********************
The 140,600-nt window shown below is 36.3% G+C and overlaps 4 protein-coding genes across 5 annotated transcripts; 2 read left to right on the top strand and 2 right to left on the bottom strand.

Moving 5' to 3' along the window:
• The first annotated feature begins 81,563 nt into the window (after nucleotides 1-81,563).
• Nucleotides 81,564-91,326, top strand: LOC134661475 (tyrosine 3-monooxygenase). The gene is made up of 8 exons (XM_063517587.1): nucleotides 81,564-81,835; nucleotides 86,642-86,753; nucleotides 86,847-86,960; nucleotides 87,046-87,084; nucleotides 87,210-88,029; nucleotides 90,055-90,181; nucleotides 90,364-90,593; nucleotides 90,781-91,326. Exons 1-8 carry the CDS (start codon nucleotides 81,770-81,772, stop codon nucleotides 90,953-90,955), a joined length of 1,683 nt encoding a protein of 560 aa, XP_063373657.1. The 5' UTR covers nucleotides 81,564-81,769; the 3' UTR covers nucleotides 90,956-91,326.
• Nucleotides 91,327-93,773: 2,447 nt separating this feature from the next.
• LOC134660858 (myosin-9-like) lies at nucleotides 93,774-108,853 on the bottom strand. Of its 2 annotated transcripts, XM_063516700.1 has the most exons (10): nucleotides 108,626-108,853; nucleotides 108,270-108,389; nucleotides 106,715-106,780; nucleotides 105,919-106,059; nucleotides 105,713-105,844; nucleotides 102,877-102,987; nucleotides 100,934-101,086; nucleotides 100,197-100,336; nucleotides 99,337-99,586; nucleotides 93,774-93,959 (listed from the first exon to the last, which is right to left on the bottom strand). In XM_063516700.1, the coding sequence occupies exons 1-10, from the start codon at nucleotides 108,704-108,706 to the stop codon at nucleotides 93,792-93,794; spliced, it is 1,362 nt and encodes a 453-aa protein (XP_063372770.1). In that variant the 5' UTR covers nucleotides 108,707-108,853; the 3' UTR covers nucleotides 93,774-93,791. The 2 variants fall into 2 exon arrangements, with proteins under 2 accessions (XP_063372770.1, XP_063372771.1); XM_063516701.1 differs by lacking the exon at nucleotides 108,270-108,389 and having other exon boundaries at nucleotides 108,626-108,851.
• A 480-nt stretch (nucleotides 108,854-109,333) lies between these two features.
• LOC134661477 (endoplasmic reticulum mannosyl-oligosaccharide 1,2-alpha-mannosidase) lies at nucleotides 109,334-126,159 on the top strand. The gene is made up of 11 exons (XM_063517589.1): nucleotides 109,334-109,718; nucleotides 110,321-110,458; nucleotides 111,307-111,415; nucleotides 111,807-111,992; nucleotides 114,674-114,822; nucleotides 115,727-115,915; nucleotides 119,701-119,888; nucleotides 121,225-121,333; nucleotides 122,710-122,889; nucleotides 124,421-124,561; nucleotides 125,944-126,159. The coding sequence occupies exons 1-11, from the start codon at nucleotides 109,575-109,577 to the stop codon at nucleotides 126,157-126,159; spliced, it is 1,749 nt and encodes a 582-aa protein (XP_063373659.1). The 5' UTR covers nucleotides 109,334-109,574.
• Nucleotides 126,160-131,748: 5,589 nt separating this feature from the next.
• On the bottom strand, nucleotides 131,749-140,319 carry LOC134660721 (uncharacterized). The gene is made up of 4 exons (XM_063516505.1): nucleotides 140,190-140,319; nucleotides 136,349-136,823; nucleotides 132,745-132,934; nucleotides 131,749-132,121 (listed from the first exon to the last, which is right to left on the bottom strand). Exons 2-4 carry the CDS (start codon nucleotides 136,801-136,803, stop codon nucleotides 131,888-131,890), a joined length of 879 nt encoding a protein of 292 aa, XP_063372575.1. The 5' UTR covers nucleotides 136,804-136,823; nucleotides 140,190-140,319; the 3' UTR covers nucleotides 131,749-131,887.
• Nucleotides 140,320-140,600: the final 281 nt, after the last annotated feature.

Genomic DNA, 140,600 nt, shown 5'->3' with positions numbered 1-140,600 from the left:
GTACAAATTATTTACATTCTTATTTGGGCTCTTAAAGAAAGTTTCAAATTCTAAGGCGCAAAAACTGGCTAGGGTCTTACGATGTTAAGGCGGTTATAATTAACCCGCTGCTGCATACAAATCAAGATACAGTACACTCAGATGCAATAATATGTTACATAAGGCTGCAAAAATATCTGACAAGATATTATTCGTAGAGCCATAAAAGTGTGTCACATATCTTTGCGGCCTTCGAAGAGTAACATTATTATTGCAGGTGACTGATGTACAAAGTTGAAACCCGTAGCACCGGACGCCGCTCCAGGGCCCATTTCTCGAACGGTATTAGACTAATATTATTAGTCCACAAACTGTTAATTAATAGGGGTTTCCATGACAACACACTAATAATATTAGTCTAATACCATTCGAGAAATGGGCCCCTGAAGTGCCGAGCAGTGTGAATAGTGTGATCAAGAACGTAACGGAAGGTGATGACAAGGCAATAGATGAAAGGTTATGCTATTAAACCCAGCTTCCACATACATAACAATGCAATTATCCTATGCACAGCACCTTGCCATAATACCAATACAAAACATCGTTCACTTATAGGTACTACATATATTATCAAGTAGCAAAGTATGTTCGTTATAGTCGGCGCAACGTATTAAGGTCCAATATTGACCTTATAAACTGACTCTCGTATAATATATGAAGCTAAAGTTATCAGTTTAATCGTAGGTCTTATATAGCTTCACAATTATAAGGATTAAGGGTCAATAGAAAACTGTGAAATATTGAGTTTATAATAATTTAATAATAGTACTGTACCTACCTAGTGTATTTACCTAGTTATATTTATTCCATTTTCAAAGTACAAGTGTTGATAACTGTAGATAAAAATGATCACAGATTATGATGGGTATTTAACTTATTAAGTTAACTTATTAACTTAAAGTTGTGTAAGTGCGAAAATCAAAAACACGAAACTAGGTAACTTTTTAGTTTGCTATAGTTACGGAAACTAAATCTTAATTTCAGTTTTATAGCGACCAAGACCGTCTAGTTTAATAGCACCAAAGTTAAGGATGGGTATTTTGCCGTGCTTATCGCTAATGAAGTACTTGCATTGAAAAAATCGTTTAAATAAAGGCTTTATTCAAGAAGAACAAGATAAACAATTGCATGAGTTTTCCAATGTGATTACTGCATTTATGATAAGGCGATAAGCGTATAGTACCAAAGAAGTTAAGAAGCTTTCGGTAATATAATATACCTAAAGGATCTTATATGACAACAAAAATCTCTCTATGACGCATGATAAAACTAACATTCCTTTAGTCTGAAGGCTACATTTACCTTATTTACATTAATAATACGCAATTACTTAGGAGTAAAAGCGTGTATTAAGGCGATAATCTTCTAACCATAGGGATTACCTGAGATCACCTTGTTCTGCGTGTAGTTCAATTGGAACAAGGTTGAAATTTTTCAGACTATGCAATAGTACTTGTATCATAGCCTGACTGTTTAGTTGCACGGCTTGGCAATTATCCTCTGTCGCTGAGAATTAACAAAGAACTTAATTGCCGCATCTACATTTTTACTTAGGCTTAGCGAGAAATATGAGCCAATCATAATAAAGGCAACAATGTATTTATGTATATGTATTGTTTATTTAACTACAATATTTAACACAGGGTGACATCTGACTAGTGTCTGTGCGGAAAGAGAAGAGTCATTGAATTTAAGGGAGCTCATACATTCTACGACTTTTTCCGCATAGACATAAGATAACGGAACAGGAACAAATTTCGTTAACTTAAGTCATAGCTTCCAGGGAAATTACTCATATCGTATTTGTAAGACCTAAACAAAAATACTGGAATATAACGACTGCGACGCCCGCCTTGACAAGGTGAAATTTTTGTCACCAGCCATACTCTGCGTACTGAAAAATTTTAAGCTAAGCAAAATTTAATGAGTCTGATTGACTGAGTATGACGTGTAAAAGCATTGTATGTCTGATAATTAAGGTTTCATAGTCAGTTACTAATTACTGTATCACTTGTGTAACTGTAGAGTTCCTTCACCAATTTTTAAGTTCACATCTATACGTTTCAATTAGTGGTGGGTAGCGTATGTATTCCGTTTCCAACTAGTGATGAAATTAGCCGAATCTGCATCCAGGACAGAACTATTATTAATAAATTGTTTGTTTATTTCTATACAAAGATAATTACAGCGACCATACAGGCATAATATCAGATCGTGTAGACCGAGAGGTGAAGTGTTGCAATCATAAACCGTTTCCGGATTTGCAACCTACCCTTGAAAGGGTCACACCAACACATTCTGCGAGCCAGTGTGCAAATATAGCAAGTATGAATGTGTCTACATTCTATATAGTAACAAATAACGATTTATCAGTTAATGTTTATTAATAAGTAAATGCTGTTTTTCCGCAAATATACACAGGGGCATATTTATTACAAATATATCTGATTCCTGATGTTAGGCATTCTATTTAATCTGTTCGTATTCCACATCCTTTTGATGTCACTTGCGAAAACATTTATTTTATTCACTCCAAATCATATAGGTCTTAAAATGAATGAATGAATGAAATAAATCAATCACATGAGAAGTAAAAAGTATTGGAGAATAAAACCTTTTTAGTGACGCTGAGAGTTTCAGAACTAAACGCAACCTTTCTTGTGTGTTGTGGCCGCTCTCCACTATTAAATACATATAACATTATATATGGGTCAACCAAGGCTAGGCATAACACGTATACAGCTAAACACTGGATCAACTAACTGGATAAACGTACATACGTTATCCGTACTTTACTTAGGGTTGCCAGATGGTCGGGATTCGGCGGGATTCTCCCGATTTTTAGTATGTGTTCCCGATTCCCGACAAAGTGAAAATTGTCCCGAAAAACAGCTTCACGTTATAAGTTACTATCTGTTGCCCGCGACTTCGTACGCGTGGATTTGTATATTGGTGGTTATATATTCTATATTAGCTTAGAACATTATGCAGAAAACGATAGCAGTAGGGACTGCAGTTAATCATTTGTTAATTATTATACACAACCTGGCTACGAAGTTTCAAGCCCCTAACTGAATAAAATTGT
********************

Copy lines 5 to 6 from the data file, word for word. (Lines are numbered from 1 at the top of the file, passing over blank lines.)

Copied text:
• Nucleotides 91,327-93,773: 2,447 nt separating this feature from the next.
• LOC134660858 (myosin-9-like) lies at nucleotides 93,774-108,853 on the bottom strand. Of its 2 annotated transcripts, XM_063516700.1 has the most exons (10): nucleotides 108,626-108,853; nucleotides 108,270-108,389; nucleotides 106,715-106,780; nucleotides 105,919-106,059; nucleotides 105,713-105,844; nucleotides 102,877-102,987; nucleotides 100,934-101,086; nucleotides 100,197-100,336; nucleotides 99,337-99,586; nucleotides 93,774-93,959 (listed from the first exon to the last, which is right to left on the bottom strand). In XM_063516700.1, the coding sequence occupies exons 1-10, from the start codon at nucleotides 108,704-108,706 to the stop codon at nucleotides 93,792-93,794; spliced, it is 1,362 nt and encodes a 453-aa protein (XP_063372770.1). In that variant the 5' UTR covers nucleotides 108,707-108,853; the 3' UTR covers nucleotides 93,774-93,791. The 2 variants fall into 2 exon arrangements, with proteins under 2 accessions (XP_063372770.1, XP_063372771.1); XM_063516701.1 differs by lacking the exon at nucleotides 108,270-108,389 and having other exon boundaries at nucleotides 108,626-108,851.